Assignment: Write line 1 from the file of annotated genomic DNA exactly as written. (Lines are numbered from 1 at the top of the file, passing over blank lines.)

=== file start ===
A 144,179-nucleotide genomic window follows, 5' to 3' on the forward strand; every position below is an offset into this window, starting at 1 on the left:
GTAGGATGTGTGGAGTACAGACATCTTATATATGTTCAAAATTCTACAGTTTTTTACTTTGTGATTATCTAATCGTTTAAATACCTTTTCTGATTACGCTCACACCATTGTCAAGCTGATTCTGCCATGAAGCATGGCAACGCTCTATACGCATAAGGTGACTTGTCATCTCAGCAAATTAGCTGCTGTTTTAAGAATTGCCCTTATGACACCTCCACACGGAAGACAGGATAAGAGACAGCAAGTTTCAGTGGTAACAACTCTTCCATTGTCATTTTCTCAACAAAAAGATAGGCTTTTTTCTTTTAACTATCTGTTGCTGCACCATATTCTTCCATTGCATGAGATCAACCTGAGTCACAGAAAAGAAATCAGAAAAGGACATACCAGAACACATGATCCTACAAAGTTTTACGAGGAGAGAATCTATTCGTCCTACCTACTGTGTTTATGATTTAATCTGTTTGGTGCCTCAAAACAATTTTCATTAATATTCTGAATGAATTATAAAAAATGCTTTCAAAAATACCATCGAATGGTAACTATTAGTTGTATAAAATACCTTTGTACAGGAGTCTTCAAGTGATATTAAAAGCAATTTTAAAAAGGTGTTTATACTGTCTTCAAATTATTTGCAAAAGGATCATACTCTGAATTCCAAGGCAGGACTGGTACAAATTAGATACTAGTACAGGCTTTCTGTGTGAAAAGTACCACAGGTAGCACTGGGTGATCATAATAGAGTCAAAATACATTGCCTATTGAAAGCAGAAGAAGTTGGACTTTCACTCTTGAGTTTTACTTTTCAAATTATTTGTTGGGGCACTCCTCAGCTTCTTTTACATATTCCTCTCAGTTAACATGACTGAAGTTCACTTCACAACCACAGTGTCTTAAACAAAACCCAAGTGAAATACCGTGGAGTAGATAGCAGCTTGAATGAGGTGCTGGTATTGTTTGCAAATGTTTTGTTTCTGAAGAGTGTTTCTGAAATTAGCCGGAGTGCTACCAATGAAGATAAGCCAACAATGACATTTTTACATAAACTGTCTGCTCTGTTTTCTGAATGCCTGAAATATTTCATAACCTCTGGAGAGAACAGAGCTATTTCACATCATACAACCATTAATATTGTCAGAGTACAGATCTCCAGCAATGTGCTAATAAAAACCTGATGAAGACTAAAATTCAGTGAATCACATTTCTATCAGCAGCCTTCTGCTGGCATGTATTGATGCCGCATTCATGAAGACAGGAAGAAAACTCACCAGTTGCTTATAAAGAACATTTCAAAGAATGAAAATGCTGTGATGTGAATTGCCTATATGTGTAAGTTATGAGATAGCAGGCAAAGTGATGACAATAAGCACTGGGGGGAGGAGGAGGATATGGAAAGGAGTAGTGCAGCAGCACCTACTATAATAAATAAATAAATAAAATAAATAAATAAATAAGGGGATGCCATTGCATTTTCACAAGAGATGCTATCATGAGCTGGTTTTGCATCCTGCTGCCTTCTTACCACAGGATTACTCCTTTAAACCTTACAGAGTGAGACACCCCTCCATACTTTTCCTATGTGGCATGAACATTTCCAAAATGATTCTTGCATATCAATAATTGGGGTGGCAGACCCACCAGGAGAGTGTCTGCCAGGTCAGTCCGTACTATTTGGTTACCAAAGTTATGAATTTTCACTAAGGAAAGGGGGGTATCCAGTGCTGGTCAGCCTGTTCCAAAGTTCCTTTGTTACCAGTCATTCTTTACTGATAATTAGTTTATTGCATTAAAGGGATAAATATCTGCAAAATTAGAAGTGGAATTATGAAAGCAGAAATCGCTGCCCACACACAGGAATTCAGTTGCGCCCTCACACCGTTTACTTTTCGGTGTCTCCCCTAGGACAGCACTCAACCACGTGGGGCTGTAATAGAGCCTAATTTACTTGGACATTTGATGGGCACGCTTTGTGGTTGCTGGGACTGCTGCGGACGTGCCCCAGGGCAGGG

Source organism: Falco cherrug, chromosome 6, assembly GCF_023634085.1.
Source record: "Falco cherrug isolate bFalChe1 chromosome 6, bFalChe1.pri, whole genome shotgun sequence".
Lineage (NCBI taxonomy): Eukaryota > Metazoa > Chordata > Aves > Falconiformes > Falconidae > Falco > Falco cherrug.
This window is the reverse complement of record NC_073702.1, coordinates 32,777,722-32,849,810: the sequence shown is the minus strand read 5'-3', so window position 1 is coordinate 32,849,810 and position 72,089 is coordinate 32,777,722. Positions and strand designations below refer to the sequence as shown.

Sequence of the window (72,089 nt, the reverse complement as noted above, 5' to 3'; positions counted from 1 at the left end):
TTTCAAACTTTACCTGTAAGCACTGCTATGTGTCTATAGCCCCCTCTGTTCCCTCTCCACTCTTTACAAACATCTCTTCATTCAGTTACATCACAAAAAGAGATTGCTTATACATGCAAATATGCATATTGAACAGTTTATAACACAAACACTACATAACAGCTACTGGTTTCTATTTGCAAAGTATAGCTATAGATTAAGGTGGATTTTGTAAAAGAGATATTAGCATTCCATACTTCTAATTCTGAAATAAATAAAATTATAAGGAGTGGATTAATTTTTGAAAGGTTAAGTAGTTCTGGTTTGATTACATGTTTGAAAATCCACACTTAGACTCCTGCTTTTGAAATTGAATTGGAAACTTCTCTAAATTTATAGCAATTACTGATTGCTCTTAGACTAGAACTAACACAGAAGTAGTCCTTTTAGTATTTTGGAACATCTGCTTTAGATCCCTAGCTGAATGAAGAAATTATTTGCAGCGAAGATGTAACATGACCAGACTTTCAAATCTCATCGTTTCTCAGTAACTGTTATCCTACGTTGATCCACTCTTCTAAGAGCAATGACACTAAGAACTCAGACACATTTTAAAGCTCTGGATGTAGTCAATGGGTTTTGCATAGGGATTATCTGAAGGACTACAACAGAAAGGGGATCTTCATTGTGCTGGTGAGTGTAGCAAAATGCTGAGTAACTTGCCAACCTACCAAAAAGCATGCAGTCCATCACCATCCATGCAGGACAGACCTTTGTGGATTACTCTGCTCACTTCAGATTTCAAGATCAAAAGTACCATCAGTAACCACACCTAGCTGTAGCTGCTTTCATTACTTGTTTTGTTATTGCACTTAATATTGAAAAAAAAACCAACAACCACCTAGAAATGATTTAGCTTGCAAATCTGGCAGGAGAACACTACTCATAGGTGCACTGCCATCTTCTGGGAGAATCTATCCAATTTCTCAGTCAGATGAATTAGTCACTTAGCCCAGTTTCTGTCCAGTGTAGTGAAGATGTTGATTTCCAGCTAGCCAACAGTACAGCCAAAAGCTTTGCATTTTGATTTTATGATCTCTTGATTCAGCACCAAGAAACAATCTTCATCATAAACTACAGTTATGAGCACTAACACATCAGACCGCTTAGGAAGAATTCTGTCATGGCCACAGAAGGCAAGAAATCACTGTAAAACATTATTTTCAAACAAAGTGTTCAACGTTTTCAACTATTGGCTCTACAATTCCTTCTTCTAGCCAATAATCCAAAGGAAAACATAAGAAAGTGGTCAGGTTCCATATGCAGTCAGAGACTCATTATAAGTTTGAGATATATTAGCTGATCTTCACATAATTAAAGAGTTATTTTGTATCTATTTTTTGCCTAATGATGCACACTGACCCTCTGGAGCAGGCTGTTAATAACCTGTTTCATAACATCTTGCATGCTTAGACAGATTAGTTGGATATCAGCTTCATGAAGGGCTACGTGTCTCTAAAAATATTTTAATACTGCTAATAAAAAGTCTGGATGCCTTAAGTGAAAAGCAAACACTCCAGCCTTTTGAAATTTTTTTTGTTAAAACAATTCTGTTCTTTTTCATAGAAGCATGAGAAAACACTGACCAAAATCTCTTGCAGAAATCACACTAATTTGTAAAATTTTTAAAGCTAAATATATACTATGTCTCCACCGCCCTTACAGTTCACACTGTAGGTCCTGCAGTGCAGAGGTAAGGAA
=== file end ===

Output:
A 144,179-nucleotide genomic window follows, 5' to 3' on the forward strand; every position below is an offset into this window, starting at 1 on the left: